UN urges protection of Palestinian children as school starts
The UN has demanded the safety of Palestinian children in Gaza and the occupied West Bank as a new school year starts.
UN Humanitarian and Resident Coordinator in the Occupied Palestinian Territories, Lynn Hastings said in a statement that the coronavirus pandemic has meant that the majority of Palestinian children were unable to keep up with schooling from home as only 35 percent of households in the territories have access to computers.
Schools in the besieged Gaza Strip have been closed since Israel launched its 11-day assault on the enclave, in May, killing 253 Palestinians, including 66 children, and wounding more than 1,900 people.
A further 11 children were killed in the occupied West Bank and East Jerusalem since then.
As of this week, nearly 180,000 children in the Gaza Strip aged 4-17 will be attending school despite many of them still being damaged and materials needed for repairs not allowed into Gaza.
"Children not only have a right to a safe education but are afforded special protections under international human rights law in view of their specific vulnerability. Since the beginning of 2021, a total of 79 Palestinian children have been reported killed and 1,269 injured," Hastings said.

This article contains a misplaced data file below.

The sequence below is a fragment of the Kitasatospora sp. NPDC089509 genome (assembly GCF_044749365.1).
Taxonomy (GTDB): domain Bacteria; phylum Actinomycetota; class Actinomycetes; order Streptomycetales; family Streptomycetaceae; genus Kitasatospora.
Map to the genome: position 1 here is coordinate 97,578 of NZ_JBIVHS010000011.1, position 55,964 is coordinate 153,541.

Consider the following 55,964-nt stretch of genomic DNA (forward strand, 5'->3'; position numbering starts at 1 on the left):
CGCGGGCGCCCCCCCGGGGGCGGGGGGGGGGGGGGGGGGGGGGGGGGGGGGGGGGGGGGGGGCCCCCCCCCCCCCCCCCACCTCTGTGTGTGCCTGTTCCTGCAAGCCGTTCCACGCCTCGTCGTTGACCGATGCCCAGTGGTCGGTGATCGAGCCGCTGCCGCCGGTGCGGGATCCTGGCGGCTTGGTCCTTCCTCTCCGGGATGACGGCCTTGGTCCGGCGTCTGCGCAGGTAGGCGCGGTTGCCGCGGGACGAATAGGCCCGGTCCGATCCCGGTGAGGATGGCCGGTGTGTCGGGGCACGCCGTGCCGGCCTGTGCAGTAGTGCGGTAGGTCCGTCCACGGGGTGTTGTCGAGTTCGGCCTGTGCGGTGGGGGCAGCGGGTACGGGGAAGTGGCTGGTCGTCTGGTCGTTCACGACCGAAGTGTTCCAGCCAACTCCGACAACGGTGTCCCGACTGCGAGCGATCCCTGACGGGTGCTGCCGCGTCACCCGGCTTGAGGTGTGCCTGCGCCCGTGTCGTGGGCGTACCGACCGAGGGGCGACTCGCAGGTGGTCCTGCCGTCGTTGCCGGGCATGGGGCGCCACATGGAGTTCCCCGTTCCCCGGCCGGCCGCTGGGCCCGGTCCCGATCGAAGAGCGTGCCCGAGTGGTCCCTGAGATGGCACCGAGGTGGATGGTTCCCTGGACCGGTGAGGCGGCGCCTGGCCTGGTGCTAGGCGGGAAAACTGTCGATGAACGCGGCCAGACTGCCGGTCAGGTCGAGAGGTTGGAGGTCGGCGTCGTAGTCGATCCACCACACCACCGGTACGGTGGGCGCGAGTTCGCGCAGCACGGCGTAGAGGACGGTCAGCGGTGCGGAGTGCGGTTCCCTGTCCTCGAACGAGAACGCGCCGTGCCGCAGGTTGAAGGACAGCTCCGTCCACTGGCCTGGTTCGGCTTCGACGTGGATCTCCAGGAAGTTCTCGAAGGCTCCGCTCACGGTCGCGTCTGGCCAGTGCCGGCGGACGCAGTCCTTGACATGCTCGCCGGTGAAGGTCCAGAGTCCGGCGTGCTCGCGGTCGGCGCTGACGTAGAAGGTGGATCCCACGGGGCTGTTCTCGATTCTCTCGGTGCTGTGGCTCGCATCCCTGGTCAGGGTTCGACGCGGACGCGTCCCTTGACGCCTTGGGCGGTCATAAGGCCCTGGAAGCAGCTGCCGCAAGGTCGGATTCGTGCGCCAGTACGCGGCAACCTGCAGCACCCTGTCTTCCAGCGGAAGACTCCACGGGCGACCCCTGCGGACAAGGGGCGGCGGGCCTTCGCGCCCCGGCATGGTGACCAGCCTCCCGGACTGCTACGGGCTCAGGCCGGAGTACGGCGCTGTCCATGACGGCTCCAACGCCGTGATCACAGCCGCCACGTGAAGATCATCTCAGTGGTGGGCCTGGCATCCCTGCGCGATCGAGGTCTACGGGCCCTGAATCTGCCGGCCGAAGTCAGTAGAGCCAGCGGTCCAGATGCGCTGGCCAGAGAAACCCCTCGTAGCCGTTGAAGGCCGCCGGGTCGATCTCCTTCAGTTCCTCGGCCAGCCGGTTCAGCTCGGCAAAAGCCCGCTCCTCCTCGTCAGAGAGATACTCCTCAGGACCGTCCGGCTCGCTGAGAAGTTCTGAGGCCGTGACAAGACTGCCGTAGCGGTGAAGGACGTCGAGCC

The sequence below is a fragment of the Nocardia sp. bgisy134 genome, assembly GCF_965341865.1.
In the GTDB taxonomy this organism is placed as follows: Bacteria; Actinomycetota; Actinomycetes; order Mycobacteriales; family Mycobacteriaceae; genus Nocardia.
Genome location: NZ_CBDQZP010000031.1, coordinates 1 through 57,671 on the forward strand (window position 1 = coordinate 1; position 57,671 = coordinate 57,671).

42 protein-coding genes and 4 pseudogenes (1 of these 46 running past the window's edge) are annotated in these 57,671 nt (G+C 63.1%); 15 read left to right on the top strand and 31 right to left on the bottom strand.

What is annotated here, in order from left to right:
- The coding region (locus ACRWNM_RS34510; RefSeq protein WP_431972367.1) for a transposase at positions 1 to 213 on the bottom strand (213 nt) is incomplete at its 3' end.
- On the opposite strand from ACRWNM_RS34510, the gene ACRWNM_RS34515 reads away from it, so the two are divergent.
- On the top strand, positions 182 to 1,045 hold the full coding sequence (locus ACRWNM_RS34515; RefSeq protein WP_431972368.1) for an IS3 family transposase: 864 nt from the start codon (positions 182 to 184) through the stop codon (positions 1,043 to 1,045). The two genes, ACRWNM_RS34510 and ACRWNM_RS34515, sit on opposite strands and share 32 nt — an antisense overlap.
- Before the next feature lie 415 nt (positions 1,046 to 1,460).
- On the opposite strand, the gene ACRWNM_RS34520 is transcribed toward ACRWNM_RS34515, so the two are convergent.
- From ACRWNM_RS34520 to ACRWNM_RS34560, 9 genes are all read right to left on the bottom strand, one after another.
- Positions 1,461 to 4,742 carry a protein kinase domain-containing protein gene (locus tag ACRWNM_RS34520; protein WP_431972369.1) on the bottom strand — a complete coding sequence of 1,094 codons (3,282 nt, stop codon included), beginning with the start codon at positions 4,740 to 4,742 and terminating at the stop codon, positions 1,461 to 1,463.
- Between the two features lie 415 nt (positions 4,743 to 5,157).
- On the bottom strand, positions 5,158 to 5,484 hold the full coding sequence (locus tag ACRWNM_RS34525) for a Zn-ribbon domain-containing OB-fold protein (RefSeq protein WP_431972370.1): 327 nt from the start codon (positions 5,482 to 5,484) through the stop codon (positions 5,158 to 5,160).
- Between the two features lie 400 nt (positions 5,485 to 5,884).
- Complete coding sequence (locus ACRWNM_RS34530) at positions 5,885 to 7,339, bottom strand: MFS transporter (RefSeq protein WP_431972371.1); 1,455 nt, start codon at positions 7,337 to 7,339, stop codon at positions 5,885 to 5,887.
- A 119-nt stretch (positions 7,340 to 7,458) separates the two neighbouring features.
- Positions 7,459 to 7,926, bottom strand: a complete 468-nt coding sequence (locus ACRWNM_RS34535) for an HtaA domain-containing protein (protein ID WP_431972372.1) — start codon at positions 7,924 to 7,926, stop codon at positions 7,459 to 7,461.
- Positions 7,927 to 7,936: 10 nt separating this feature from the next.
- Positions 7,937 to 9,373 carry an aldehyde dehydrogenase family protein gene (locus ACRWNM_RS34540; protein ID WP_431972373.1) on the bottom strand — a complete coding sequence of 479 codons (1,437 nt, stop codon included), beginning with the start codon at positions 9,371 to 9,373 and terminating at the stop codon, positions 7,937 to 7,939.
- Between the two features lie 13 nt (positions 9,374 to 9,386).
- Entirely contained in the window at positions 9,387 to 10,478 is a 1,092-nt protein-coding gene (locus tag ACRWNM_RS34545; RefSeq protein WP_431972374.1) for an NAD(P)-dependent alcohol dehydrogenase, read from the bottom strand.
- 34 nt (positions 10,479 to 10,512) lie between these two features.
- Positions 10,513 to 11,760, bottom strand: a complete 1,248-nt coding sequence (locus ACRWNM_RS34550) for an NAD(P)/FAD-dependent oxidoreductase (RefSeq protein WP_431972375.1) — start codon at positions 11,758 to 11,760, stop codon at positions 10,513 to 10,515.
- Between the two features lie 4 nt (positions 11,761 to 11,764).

As of the end of June, 225 Palestinian children were detained in Israeli detention facilities, Hastings added.
On 29 July, Israeli forces seized equipment including computers and hard drives from the offices of Defence for Children International - Palestine. Some of the items taken were legal aid files of the children facing charges in military courts.
Israeli terrorists throw rocks at Palestinian children as they walk to school in the city of Lod. pic.twitter.com/EOw8lJTnOU— CJ Werleman (@cjwerleman) June 10, 2021
Despite the obstacles, Palestinian children showed defiance in ensuring their right to an education is met.
"Against all these odds, Palestinian children have much of which to be proud. Almost 97% of elementary school age children in Palestine attend school, among the highest attendance rates in the MENA region and illiteracy is down markedly from 1.1% in 2007 to 0.8%," Hastings said.
"In 2021, 71.3 per cent of the 82,924 students in Palestine passed the Tawjihi exams, opening a gateway towards tertiary education and access to academic scholarships."
She said that the start of school for Palestinians "is a day to celebrate as children go back to school: all of us need to make sure they can do so in security, safety and with hope".